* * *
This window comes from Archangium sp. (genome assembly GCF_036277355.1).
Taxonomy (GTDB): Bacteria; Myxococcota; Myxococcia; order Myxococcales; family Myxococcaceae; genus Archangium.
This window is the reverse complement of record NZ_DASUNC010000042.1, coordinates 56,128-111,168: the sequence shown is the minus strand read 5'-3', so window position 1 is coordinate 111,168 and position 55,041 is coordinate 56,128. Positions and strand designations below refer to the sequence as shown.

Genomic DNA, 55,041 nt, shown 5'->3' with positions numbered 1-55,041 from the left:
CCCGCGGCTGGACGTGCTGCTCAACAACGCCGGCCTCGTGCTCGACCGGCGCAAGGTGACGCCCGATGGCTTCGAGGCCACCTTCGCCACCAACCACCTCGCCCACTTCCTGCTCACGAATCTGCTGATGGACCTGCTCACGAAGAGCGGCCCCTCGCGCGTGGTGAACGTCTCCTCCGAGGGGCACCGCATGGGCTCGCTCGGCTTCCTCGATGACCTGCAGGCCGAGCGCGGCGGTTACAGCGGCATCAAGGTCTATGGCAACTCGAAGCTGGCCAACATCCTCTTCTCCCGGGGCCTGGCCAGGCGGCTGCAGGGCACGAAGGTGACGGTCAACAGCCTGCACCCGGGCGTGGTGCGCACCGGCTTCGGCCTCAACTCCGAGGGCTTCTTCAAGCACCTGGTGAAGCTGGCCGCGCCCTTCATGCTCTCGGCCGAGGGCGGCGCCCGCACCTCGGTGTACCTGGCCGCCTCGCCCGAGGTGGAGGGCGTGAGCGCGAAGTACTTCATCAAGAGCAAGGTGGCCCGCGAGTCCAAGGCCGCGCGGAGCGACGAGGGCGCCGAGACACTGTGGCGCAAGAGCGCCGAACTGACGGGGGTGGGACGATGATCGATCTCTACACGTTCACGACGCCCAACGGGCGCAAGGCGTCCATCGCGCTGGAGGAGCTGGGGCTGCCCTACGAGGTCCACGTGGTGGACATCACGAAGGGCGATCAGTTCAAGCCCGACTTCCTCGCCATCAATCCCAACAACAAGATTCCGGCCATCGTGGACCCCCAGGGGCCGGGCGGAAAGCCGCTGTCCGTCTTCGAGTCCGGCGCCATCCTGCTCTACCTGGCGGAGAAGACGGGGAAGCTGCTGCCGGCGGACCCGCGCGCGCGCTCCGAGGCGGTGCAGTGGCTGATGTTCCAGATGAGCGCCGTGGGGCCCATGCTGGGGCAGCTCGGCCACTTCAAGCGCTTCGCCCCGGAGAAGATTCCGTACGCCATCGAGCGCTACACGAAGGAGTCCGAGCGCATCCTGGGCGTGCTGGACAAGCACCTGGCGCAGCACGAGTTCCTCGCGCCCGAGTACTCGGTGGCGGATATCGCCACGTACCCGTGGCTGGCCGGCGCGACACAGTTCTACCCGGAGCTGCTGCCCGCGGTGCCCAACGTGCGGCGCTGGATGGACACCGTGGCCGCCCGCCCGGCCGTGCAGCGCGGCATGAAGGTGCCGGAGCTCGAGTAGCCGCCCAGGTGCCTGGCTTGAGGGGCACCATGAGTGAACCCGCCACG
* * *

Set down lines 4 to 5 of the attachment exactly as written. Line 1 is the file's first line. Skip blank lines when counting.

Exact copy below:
Genomic DNA, 55,041 nt, shown 5'->3' with positions numbered 1-55,041 from the left:
CCCGCGGCTGGACGTGCTGCTCAACAACGCCGGCCTCGTGCTCGACCGGCGCAAGGTGACGCCCGATGGCTTCGAGGCCACCTTCGCCACCAACCACCTCGCCCACTTCCTGCTCACGAATCTGCTGATGGACCTGCTCACGAAGAGCGGCCCCTCGCGCGTGGTGAACGTCTCCTCCGAGGGGCACCGCATGGGCTCGCTCGGCTTCCTCGATGACCTGCAGGCCGAGCGCGGCGGTTACAGCGGCATCAAGGTCTATGGCAACTCGAAGCTGGCCAACATCCTCTTCTCCCGGGGCCTGGCCAGGCGGCTGCAGGGCACGAAGGTGACGGTCAACAGCCTGCACCCGGGCGTGGTGCGCACCGGCTTCGGCCTCAACTCCGAGGGCTTCTTCAAGCACCTGGTGAAGCTGGCCGCGCCCTTCATGCTCTCGGCCGAGGGCGGCGCCCGCACCTCGGTGTACCTGGCCGCCTCGCCCGAGGTGGAGGGCGTGAGCGCGAAGTACTTCATCAAGAGCAAGGTGGCCCGCGAGTCCAAGGCCGCGCGGAGCGACGAGGGCGCCGAGACACTGTGGCGCAAGAGCGCCGAACTGACGGGGGTGGGACGATGATCGATCTCTACACGTTCACGACGCCCAACGGGCGCAAGGCGTCCATCGCGCTGGAGGAGCTGGGGCTGCCCTACGAGGTCCACGTGGTGGACATCACGAAGGGCGATCAGTTCAAGCCCGACTTCCTCGCCATCAATCCCAACAACAAGATTCCGGCCATCGTGGACCCCCAGGGGCCGGGCGGAAAGCCGCTGTCCGTCTTCGAGTCCGGCGCCATCCTGCTCTACCTGGCGGAGAAGACGGGGAAGCTGCTGCCGGCGGACCCGCGCGCGCGCTCCGAGGCGGTGCAGTGGCTGATGTTCCAGATGAGCGCCGTGGGGCCCATGCTGGGGCAGCTCGGCCACTTCAAGCGCTTCGCCCCGGAGAAGATTCCGTACGCCATCGAGCGCTACACGAAGGAGTCCGAGCGCATCCTGGGCGTGCTGGACAAGCACCTGGCGCAGCACGAGTTCCTCGCGCCCGAGTACTCGGTGGCGGATATCGCCACGTACCCGTGGCTGGCCGGCGCGACACAGTTCTACCCGGAGCTGCTGCCCGCGGTGCCCAACGTGCGGCGCTGGATGGACACCGTGGCCGCCCGCCCGGCCGTGCAGCGCGGCATGAAGGTGCCGGAGCTCGAGTAGCCGCCCAGGTGCCTGGCTTGAGGGGCACCATGAGTGAACCCGCCACG